Historically these stately homes belonged to Ireland's landed class – those gentry and aristocratic families that for centuries owned nearly all the land in Ireland divided up into in large estates.
This land brought them great wealth and also access to political and social influence throughout the eighteenth and much of the nineteenth centuries.
However, a combination of political activism and government-sponsored land reform saw the undermining of this class' political and economic power, and the eventual break-up of their great estates. But some, including the Macnaghtens of Dundarave and the McCauslands of Drenagh, strongly resisted the pressure to sell their estates, determined to remain living in their country houses and managing their landed property as they had always done.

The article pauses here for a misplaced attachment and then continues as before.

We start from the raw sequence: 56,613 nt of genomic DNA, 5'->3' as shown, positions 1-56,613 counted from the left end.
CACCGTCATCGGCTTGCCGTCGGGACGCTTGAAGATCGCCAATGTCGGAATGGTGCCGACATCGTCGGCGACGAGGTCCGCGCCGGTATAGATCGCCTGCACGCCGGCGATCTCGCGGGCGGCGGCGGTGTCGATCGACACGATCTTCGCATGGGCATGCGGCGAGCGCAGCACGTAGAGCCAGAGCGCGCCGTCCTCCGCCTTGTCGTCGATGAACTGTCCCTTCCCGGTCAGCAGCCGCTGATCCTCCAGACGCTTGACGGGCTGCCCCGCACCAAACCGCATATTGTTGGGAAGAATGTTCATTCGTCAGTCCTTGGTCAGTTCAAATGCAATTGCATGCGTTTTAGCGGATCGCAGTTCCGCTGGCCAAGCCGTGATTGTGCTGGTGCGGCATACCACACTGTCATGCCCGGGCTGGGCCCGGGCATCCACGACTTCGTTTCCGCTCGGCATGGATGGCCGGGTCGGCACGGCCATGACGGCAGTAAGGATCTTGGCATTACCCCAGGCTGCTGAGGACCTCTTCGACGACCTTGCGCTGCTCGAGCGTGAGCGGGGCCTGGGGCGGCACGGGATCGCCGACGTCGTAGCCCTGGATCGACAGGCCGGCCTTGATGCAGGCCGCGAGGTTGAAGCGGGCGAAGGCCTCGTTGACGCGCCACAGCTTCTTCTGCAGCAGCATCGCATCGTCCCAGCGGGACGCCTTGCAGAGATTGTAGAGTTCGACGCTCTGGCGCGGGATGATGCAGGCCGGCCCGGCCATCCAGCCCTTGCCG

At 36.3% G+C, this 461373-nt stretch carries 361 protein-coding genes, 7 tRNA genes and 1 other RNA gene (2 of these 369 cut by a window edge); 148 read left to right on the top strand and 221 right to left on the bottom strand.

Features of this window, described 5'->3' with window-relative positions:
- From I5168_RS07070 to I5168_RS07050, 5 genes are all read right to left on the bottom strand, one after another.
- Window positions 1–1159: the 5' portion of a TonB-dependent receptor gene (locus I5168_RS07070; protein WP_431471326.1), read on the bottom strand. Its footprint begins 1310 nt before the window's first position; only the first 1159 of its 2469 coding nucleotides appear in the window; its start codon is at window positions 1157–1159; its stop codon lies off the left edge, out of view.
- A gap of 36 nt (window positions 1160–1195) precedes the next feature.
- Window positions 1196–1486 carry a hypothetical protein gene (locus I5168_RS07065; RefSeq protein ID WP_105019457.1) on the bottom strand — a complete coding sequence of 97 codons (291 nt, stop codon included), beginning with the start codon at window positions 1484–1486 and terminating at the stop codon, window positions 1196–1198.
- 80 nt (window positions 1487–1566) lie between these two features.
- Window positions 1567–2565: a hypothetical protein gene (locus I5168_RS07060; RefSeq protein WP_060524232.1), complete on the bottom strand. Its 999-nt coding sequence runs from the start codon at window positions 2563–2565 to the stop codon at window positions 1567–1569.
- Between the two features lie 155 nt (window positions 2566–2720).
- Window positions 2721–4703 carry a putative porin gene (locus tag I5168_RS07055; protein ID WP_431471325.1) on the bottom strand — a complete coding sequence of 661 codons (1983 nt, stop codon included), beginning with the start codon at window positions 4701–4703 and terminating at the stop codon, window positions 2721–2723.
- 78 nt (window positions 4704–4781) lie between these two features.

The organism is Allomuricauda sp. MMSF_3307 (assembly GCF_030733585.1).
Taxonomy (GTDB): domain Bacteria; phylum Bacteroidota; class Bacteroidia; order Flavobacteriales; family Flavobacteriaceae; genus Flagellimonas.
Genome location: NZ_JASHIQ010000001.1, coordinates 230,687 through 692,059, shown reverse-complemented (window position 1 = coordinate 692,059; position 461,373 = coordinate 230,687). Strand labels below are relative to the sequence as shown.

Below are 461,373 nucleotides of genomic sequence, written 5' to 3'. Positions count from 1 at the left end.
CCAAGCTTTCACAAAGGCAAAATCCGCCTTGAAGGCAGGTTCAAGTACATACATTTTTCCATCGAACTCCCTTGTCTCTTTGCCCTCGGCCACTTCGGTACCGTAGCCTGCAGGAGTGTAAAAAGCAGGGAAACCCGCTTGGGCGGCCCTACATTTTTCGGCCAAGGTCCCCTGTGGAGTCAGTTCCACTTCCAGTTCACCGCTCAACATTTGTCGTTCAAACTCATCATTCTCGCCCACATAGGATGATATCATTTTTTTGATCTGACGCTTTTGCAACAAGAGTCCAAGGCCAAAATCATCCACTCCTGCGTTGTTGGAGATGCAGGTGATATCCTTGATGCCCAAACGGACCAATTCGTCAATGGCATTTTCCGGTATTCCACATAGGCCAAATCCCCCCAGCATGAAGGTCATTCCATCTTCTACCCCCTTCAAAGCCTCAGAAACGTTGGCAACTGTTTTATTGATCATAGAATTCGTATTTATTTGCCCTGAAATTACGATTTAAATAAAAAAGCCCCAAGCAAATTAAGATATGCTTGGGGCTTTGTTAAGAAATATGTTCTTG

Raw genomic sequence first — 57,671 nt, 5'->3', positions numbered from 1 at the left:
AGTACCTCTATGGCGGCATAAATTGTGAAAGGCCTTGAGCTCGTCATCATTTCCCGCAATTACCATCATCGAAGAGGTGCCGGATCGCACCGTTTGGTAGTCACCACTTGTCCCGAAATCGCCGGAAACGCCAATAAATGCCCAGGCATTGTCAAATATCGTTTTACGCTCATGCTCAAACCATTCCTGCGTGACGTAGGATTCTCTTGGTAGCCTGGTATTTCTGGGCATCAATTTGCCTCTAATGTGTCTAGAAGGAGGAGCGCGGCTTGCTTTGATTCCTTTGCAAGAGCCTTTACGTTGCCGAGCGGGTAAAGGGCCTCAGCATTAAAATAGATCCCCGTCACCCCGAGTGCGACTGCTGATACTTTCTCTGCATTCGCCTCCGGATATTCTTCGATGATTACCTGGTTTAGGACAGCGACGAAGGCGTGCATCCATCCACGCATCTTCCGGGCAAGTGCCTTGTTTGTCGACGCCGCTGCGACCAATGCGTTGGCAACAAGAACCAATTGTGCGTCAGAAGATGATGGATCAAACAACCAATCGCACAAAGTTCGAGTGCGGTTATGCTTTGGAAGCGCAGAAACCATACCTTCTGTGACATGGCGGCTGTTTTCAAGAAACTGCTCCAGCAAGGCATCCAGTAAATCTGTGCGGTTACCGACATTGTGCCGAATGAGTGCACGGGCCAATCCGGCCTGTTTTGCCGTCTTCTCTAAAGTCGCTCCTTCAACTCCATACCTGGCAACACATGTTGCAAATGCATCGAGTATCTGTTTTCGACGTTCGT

Following partition in 1921, however, compulsory land purchase acts in both the Free State and Northern Ireland forced landlords to sell all their remaining tenanted land.
The twentieth century saw an increasing number being sold off as institutions, hotels, schools or for demolition.
But through careful management and imaginative use of the remaining resources remaining to them, families such as the Macnaghtens and McCauslands managed to keep the property going and hand it on to the next generation. This takes commitment, energy and resources, and the numbers of houses still in original ownership is dwindling.
Earlier this year administrators were appointed to Drenagh Farms Ltd, the company behind Drenagh Estate. It is now for sale, along with Dundarave. Those remaining families who continue to live in their ancestral homes do so through hard work, determination, creativity and a fair degree of good luck.
Dr Olwen Purdue is a lecturer in Irish social and economic history at Queen's University Belfast